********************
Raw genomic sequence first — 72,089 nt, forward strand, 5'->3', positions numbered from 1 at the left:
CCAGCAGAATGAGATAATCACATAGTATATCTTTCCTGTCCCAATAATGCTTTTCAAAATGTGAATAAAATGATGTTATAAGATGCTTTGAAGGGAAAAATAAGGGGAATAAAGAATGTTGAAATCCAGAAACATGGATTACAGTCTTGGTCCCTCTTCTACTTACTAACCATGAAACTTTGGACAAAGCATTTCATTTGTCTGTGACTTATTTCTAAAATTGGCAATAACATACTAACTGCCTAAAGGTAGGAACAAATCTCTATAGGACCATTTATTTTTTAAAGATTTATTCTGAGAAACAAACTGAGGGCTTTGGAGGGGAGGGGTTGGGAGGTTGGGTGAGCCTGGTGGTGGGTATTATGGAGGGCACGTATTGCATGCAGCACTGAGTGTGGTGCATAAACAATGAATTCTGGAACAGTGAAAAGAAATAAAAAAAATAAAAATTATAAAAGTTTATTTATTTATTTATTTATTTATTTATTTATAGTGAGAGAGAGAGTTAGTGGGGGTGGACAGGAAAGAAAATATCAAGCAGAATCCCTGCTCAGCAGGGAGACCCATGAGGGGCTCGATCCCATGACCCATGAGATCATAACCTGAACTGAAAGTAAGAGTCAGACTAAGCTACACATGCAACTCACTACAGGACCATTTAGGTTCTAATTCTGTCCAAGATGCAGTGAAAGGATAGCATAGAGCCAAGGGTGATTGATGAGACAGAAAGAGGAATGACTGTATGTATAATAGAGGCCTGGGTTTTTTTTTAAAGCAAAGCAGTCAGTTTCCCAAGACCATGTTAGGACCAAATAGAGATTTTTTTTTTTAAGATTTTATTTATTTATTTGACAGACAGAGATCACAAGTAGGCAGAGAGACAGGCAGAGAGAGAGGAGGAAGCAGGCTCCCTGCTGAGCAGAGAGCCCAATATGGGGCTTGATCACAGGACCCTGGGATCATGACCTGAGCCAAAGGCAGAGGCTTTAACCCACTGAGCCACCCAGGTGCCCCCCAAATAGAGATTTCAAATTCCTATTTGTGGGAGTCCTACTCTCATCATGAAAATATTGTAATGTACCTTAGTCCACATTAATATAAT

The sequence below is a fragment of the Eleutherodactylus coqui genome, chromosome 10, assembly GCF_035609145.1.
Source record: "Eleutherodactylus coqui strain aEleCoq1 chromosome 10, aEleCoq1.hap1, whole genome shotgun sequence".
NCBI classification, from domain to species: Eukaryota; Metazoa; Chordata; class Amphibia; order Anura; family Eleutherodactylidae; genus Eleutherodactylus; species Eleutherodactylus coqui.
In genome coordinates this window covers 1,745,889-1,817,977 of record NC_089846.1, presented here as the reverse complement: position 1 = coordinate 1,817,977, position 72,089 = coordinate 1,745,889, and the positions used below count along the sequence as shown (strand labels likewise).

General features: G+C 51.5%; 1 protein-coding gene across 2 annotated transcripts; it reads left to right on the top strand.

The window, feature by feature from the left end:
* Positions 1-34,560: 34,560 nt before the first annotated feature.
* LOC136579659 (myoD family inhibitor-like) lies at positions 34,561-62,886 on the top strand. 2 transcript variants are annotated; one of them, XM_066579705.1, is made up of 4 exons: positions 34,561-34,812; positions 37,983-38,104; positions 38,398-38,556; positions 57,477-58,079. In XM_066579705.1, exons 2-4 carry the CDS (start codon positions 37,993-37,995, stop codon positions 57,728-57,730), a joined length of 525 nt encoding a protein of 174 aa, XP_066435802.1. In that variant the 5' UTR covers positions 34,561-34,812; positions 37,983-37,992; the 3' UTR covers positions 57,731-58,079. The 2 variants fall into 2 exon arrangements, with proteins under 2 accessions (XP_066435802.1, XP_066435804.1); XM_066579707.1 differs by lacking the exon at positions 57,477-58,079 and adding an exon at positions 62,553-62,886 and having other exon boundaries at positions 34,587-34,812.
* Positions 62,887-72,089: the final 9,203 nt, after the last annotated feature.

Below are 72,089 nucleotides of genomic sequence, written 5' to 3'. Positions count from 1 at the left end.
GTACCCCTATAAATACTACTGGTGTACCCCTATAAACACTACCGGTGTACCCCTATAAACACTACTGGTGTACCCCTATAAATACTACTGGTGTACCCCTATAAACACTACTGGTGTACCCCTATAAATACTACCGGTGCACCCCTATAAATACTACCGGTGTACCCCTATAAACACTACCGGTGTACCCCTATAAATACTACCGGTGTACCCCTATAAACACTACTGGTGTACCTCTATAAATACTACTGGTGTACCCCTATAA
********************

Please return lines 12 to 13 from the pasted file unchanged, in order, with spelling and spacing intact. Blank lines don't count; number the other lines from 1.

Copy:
Below are 72,089 nucleotides of genomic sequence, written 5' to 3'. Positions count from 1 at the left end.
GTACCCCTATAAATACTACTGGTGTACCCCTATAAACACTACCGGTGTACCCCTATAAACACTACTGGTGTACCCCTATAAATACTACTGGTGTACCCCTATAAACACTACTGGTGTACCCCTATAAATACTACCGGTGCACCCCTATAAATACTACCGGTGTACCCCTATAAACACTACCGGTGTACCCCTATAAATACTACCGGTGTACCCCTATAAACACTACTGGTGTACCTCTATAAATACTACTGGTGTACCCCTATAA